Six major ports cater for international seaborne trade: Port Klang, Penang, Tanjong Pelapas, Pasir Gudang and Kuantan (Peninsular Malaysia); Kota Kinabalu and Kuching in (East Malaysian states of Sabah and Sarawak).
Port Klang, near the capital city Kuala Lumpur, is the premier port handling about half of the country’s throughput with 10 million TEUs annually, followed by the port of Tanjong Pelepas. Bintulu and Asean Supply Base (East Malaysia) and Kemaman (Peninsular) are specialised ports servicing the off shore oil and gas industry.
Ports in Malaysia are established either as Federal or State Ports and come under the jurisdiction of the federal or respective state governments.
Federal ports are incorporated as statutory bodies under various Acts of Parliaments which provide for their establishment, powers, functions and responsibilities. Each port authority issues its own set of by laws, rules and regulations issued under the parent legislation.
• Port Authorities Act 1963 (Port Klang, Johore Bahru, Kuantan ports) • Penang Port Commission Act 1953 (Penang port) • Bintulu Port Authority 1981 (Bintulu port)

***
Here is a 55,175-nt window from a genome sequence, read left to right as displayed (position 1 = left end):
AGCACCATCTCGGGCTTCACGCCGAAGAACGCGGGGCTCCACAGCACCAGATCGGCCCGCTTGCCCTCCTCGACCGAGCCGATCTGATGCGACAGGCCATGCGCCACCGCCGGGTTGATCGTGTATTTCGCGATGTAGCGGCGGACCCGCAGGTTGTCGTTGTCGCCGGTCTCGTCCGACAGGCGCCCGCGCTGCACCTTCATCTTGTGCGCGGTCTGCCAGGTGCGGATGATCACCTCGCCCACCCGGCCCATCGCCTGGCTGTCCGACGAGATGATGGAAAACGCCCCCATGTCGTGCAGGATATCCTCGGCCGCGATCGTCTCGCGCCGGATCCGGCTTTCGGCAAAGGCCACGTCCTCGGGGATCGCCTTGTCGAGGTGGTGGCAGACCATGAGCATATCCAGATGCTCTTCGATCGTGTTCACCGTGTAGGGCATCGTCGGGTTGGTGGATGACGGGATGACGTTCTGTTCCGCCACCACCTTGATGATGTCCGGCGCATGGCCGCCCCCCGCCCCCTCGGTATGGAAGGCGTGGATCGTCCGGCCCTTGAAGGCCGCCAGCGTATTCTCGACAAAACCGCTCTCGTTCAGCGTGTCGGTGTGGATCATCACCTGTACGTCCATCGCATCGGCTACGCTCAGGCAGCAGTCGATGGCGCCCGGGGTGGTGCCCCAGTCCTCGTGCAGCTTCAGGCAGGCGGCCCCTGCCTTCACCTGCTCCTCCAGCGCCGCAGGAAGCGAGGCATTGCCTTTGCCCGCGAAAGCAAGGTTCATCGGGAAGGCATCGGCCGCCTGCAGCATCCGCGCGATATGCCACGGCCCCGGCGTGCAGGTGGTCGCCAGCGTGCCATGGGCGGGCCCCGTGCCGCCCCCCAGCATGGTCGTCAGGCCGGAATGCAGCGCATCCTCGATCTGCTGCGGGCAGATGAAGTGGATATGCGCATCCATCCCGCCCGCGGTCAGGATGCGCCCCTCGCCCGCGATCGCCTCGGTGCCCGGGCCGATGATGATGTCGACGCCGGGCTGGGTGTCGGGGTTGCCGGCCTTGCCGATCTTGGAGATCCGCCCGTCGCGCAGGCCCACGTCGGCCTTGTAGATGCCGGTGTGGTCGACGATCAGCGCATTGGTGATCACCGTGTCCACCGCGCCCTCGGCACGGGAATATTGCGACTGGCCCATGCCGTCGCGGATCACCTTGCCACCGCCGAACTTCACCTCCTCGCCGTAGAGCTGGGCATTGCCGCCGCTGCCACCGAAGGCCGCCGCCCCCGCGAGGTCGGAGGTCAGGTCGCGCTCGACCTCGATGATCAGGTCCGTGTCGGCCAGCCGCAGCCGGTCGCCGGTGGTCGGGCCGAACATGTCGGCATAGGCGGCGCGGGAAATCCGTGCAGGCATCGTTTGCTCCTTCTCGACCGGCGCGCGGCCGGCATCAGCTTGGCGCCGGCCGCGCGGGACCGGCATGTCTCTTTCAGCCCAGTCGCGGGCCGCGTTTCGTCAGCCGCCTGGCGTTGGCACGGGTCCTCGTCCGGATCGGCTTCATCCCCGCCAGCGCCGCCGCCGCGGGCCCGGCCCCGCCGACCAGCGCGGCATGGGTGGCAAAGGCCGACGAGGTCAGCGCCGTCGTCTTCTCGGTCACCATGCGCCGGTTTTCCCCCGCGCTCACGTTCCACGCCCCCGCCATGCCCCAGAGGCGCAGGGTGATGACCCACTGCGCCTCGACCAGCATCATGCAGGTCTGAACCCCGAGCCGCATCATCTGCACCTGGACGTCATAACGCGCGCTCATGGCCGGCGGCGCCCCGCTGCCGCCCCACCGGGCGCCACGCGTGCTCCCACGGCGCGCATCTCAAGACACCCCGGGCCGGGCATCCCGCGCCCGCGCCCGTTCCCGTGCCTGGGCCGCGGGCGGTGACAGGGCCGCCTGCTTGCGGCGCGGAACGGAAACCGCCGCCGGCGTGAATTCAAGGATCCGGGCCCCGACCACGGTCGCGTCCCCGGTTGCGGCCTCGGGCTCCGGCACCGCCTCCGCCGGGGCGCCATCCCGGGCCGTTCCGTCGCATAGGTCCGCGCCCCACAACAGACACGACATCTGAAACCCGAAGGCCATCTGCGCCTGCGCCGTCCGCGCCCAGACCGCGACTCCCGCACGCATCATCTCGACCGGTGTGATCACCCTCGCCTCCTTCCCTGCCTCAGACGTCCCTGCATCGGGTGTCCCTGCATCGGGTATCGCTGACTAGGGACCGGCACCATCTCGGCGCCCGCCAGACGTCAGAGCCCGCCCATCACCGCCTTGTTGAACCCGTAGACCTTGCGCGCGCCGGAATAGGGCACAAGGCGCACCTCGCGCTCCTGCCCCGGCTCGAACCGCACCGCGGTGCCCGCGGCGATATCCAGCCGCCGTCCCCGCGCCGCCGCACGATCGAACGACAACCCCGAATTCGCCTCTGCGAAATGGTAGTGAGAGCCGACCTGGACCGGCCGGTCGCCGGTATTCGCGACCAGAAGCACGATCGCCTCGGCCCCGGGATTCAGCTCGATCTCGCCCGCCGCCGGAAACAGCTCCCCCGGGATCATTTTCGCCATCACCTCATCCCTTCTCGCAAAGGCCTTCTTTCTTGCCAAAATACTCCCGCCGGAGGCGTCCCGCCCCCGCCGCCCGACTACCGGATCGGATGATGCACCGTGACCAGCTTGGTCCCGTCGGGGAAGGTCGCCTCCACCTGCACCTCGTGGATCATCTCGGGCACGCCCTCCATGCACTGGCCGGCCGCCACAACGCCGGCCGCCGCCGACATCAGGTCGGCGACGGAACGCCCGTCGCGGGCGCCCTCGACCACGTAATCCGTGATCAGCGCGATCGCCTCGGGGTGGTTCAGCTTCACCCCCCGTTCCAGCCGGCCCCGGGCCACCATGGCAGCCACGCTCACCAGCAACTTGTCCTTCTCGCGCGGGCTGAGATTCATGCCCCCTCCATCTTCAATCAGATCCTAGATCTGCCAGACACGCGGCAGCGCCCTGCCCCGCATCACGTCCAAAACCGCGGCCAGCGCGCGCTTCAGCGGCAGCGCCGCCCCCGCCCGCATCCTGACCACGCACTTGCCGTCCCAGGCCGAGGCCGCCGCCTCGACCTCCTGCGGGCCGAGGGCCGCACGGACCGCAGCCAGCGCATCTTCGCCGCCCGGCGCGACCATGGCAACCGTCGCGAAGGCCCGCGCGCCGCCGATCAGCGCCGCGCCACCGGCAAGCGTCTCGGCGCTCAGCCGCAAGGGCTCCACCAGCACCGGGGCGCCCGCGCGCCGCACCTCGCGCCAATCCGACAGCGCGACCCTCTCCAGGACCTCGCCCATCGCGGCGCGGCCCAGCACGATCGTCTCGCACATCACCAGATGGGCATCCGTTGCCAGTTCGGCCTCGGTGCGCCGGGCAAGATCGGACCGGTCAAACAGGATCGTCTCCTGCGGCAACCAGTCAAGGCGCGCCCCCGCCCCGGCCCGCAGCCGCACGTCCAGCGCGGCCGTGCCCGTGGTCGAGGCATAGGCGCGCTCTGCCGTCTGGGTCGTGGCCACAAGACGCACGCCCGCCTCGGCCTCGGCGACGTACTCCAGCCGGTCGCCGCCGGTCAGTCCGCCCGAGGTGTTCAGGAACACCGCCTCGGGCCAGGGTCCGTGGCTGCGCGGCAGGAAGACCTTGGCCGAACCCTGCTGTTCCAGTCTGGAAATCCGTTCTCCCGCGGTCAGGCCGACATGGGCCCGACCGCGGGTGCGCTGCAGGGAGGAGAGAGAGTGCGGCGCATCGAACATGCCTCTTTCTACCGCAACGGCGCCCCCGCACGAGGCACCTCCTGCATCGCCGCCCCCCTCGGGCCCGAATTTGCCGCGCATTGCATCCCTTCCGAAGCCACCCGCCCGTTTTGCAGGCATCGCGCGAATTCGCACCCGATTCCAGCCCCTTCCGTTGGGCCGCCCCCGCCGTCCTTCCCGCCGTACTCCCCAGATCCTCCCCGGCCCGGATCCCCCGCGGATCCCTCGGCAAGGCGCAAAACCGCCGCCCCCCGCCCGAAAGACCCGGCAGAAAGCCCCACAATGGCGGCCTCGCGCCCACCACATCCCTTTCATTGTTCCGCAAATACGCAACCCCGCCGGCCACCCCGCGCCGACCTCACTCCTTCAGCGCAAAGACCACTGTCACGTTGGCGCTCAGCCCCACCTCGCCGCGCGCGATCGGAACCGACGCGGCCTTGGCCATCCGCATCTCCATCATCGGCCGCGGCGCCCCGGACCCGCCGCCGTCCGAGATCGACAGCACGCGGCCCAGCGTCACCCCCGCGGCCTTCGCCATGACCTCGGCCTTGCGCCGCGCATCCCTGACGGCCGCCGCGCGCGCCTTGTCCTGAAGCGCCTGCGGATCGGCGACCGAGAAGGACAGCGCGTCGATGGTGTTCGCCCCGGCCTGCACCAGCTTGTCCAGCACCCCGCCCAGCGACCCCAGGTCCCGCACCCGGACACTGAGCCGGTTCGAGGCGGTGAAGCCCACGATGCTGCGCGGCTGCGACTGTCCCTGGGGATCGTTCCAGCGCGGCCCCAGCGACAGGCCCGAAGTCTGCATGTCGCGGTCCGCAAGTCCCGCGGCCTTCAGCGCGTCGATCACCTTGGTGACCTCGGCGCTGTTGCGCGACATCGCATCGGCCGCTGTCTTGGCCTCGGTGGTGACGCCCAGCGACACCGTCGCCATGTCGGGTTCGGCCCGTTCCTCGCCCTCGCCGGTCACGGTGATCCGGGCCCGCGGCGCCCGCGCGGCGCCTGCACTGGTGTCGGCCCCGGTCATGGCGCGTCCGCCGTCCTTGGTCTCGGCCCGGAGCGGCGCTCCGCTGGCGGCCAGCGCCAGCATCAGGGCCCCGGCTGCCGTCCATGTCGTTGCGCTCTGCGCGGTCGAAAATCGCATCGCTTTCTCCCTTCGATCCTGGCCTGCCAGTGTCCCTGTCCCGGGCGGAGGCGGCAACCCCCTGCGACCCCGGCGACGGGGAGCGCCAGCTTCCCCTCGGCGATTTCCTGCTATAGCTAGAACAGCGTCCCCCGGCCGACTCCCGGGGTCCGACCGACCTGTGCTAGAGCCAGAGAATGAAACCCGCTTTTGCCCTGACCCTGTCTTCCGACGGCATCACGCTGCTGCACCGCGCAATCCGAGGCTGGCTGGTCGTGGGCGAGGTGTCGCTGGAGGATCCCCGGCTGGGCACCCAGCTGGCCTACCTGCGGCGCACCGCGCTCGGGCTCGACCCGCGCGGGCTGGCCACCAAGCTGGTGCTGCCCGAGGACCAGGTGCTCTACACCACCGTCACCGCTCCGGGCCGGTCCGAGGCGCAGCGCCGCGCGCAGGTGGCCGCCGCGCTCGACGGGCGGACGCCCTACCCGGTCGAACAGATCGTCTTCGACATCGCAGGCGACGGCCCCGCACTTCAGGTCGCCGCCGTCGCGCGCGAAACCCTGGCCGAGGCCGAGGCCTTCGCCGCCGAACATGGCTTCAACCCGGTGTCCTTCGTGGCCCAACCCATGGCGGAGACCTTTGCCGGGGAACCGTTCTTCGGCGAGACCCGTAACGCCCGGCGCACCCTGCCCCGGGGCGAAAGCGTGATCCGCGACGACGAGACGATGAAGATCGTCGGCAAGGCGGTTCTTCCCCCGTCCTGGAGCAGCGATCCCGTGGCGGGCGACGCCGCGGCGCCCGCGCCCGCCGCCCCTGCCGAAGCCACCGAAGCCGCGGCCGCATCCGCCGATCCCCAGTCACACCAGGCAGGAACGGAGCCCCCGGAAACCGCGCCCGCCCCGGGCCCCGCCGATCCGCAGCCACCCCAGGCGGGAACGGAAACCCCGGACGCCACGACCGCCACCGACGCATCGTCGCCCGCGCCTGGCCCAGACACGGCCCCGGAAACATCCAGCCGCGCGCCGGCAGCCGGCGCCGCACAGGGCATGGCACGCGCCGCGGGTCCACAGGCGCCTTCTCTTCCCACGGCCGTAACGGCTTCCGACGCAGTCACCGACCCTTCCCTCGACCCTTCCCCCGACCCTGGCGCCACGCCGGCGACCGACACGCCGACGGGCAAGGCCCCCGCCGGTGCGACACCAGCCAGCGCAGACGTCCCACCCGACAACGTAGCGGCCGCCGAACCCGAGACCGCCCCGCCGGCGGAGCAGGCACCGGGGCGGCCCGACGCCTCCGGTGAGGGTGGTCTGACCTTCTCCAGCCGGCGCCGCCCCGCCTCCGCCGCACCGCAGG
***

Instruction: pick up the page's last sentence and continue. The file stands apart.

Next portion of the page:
Similarly State Ports in Sabah and Sarawak are established as statutory bodies under state legislation:
• Sabah Port Authority Enactment 1967 (Sabah Ports Authority) • Sarawak Port Authorities Ordinance 1961(Kuching, Rajang, and Miri)
Before 1990, ports were state enterprises but with the enactment of the Port Privatisation Act 1990 licensed private terminal operators have taken over and now perform port operations while the port authorities assume the role of landlord and regulators of such services.
Minor ports and jetties are dotted throughout the country’s coastline and some of them have been privatised with the main legislation, Merchant Shipping Ordinance 1952, governing them. The Fishing Development Authority, another statutory body, manages some fishing ports and jetties under separate legislation.
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